Small, but standing tall
Updated: 2011-12-09 09:06
By Xu Junqian (China Daily)
The 1.34-meter-tall Pan Xiaoming (left) and his bride, 1.16-meter-tall Lu Jiarui drink "cross-cupped wine" at their wedding ceremony in Shanghai on Nov 26. Provided to China Daily
SHANGHAI - Like many "little people", newlyweds Pan Xiaoming and Lu Jiarui have had to overcome some big obstacles.
Because of their size, the couple have been turned down by schools and employers, as well as faced mocking from neighbors, relatives and passers-by. Even taxi drivers have refused to pick them up.
Yet, nothing could ruin their big day on Nov 26.
"I hope we little people can lead an equally brilliant life as normal people," said Lu, the 31-year-old bride, in an emotional address to the 50 guests at her wedding ceremony in Shanghai. "To achieve this, confidence is key."
According to experts, the term "little people" refers to those born with growth hormone deficiencies, which hampers physical development. It is not hereditary and has no impact on intelligence.
Despite greater awareness of the condition globally, however, discrimination remains a serious problem in China, forcing many to choose secluded lives on the Internet rather than facing stares in the street.
Zhou Kuiqing, head of the Chinese Red Cross Foundation's dwarfism management program, said of the 8 million little people nationwide, roughly 90 percent have some form of depression.
Lu is a rare case. Standing just 1.16 meters tall, she is held up as a huge inspiration by her friends, many of whom call her the "Petite Talent".
Not only did she graduate from Changchun Normal University - she stood during classes because the chairs and desks were too high for her - and find a job as a website editor, in 2009 she single-handedly launched Ai Xiao Ren, the country's first association for little people.
"She's the girl next door in our world," said her husband Pan, who is also 31 and stands 1.34 meters tall. "Almost everyone in our association knows and loves her."
The couple, who recited their vows under an arch of white lilies to the tune of Wagner's Wedding March, first met at a party organized by Lu three years ago. However, Pan was unaware of Lu's love for him until he deciphered a cryptic poem she wrote in her blog.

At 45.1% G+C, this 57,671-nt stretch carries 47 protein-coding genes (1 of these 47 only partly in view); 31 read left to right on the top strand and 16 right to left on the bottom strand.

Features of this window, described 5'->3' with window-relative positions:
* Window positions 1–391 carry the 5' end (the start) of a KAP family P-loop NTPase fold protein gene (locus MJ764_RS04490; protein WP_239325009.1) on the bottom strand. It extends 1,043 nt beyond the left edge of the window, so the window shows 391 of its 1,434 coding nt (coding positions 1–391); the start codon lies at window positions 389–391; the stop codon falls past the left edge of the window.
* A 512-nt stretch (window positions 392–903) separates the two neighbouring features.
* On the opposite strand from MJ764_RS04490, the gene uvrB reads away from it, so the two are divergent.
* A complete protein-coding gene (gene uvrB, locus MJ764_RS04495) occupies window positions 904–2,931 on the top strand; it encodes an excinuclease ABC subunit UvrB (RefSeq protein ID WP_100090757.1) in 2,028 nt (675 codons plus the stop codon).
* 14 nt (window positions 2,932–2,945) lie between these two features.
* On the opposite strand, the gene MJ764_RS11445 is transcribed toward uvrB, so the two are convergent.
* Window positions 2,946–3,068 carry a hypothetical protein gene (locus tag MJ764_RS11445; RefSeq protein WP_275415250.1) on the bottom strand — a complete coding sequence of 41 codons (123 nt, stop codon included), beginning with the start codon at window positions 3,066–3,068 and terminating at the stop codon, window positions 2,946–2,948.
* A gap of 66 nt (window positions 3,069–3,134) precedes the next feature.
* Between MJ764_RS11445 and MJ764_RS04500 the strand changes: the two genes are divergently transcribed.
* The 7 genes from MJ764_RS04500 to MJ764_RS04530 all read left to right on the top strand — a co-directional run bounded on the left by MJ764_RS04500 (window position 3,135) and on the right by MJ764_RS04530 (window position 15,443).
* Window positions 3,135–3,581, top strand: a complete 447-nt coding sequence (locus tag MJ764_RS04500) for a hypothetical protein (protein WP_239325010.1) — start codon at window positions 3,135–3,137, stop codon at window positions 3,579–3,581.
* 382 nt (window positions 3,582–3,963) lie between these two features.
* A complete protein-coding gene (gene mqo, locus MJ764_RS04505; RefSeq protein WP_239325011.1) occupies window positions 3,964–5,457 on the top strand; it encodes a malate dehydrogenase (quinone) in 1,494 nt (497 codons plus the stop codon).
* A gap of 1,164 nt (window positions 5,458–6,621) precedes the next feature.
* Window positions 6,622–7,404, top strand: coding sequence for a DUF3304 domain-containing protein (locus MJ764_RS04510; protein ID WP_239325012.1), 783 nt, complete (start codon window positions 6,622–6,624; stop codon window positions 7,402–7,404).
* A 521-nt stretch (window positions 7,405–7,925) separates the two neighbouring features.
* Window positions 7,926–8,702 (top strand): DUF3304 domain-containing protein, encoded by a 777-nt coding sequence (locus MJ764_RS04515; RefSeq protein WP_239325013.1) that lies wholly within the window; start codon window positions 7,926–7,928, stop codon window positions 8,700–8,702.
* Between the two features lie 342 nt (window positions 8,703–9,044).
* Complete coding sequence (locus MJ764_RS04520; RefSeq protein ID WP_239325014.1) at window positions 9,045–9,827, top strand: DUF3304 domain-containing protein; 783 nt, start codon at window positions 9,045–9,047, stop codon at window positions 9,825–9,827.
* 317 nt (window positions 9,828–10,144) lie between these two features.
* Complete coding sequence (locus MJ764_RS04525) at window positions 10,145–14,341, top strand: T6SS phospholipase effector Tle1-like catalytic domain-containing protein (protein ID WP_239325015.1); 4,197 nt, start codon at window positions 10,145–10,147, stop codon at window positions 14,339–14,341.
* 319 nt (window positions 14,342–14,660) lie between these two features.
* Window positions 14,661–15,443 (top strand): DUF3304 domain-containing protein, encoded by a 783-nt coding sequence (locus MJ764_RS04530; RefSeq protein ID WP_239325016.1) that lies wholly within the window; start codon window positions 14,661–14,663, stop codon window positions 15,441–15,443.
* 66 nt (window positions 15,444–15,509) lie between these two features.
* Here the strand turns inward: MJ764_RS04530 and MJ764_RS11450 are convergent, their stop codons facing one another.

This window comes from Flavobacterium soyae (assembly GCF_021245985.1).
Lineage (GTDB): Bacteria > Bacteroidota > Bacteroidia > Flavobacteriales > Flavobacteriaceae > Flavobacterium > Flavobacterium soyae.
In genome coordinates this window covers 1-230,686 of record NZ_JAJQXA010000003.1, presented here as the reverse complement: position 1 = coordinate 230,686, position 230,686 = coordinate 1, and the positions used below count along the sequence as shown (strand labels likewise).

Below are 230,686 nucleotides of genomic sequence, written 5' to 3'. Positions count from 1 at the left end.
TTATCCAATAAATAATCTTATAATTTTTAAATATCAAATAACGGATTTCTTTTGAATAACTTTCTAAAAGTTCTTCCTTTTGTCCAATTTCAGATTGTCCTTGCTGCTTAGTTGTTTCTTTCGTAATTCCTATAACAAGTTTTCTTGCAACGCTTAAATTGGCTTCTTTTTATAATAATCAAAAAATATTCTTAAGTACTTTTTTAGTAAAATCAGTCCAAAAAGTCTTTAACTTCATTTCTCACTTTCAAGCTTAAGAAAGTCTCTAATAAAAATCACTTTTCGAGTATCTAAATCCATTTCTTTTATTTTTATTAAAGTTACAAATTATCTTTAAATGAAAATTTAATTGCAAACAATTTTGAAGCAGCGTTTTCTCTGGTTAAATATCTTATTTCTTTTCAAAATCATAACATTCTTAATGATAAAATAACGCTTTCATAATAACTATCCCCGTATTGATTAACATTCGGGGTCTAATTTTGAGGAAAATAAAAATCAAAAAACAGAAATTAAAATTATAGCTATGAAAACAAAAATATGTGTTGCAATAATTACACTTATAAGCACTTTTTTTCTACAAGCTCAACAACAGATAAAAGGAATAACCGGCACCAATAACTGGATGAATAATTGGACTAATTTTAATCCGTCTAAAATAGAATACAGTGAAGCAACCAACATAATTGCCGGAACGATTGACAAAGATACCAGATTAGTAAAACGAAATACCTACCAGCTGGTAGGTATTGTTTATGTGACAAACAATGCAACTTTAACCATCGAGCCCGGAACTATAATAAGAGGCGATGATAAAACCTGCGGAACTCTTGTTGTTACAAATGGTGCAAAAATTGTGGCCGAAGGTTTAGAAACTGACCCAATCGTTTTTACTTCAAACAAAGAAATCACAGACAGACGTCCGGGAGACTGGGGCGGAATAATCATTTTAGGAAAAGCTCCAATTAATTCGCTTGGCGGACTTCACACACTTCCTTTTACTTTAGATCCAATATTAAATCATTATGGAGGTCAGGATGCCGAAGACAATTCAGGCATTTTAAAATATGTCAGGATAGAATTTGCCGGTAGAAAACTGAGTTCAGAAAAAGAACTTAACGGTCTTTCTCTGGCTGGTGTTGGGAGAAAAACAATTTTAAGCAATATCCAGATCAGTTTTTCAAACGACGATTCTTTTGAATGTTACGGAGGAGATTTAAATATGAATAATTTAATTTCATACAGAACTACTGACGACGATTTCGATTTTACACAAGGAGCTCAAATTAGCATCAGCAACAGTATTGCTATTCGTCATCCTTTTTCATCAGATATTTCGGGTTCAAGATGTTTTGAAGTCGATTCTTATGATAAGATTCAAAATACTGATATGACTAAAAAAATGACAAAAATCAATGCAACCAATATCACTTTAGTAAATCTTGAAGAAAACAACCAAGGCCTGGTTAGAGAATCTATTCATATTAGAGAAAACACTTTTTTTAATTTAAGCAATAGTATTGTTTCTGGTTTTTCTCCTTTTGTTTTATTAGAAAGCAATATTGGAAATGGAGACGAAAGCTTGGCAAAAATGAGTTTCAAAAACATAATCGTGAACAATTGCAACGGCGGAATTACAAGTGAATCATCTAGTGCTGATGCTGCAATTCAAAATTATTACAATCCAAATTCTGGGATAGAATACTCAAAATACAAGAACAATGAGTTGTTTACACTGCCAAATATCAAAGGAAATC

"I never expected anyone would find the true meaning, although inwardly I had dreamed about it millions of times," said Lu in her white, tailor-made wedding dress.
What followed were the kind of moments common in any romantic movie, including a huge teddy bear being delivered to Lu's apartment.
"We had been hesitating over whether to match our daughter with a normal-sized man until Pan Xiaoming walked into our lives," said Lu Shengjie, father of the bride. "He made us realize that it matters more for special people like my daughter to be with someone who understands them, rather than someone who can look after them.
"He is like an encyclopedia that my girl can talk to," he said, pointing to Pan in his black tuxedo, before admitting that he used to be concerned that Lu's talents may scare "little men" away.
Not everything has gone to plan. Just months before the wedding, Pan, who has brittle bones, was badly injured when his specially fitted motor tricycle collided with a truck. He suffered a fracture to his right arm and doctors say it may never fully heal. Lu described the accident as "an opportunity to get closer".
"Were it not for the accident, I wouldn't know how important he is to me," she said during her marriage vows. "When I was signing the consent form for his operation, I had already made myself his wife."
To allow more time for the groom to recover, the couple has postponed their honeymoon to Sanya on the island province of Hainan.
"It's fine, though. We are together, sound and happy," said Lu.
The newlyweds have started their new life in the 10-year-old, two-bedroom apartment they share with Pan's parents on the outskirts of Shanghai. They said there is no immediate plan to have a child, despite gentle persuasion from their respective in-laws.
"They will have no problem having a healthy baby," said Wang Wei, Lu's pediatrician, "But for the time being, they have a bigger task: helping to improve the lives of little people."